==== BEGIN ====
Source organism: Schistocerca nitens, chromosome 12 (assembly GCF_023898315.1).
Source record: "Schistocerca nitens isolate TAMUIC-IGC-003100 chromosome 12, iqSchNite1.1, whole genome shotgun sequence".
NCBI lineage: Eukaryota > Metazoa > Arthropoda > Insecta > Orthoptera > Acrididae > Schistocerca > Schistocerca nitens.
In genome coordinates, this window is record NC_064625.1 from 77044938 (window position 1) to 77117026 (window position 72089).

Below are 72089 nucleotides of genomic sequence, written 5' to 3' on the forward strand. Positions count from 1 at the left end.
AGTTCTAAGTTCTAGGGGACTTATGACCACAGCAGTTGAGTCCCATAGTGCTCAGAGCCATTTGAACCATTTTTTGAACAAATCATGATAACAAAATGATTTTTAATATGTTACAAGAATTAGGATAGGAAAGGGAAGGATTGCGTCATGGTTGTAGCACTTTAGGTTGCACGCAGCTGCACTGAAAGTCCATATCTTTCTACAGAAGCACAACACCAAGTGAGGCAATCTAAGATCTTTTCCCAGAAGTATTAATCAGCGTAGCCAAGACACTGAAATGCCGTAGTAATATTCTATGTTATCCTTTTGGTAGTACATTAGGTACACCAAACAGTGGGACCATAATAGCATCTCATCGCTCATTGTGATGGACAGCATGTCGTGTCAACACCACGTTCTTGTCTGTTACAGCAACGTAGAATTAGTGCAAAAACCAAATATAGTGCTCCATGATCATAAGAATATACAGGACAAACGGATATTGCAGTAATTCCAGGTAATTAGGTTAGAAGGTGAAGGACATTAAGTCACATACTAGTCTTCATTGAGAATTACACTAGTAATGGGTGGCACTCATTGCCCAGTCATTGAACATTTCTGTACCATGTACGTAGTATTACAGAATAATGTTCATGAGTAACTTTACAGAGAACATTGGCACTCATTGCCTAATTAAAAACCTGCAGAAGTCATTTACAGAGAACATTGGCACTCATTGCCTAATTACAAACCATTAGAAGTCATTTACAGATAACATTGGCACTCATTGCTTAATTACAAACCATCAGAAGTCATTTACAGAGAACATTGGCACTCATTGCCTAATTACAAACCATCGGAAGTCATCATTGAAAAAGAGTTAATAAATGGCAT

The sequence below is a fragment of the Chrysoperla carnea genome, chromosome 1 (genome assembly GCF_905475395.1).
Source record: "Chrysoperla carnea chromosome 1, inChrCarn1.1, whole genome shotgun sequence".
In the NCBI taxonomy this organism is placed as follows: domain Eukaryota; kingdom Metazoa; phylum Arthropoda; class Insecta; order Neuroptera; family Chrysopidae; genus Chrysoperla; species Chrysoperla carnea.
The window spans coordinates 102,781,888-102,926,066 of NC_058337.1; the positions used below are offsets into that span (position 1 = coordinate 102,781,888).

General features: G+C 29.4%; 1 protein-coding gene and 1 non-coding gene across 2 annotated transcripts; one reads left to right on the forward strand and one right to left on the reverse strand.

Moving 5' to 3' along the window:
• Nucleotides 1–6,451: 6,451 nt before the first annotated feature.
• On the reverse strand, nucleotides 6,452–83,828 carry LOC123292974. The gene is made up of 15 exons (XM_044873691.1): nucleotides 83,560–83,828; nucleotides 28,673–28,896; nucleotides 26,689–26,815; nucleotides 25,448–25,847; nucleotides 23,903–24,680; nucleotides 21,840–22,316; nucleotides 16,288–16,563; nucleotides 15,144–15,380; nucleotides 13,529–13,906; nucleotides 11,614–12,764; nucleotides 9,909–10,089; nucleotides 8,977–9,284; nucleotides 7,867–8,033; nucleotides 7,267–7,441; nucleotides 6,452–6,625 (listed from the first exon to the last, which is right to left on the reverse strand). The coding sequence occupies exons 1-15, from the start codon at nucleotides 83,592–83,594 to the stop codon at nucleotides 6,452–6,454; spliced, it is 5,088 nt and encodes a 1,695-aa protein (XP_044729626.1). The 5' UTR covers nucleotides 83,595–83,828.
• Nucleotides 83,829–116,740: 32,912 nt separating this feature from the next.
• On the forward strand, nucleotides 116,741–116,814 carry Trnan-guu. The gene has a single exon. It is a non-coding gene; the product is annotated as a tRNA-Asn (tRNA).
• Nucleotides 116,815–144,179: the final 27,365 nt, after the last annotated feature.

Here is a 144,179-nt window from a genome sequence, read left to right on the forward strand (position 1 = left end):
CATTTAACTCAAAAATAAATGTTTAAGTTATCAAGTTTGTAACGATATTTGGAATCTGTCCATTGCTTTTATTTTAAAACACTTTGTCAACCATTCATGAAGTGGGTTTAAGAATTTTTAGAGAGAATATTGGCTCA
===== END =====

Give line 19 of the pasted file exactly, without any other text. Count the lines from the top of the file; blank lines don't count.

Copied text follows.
CATTTAACTCAAAAATAAATGTTTAAGTTATCAAGTTTGTAACGATATTTGGAATCTGTCCATTGCTTTTATTTTAAAACACTTTGTCAACCATTCATGAAGTGGGTTTAAGAATTTTTAGAGAGAATATTGGCTCA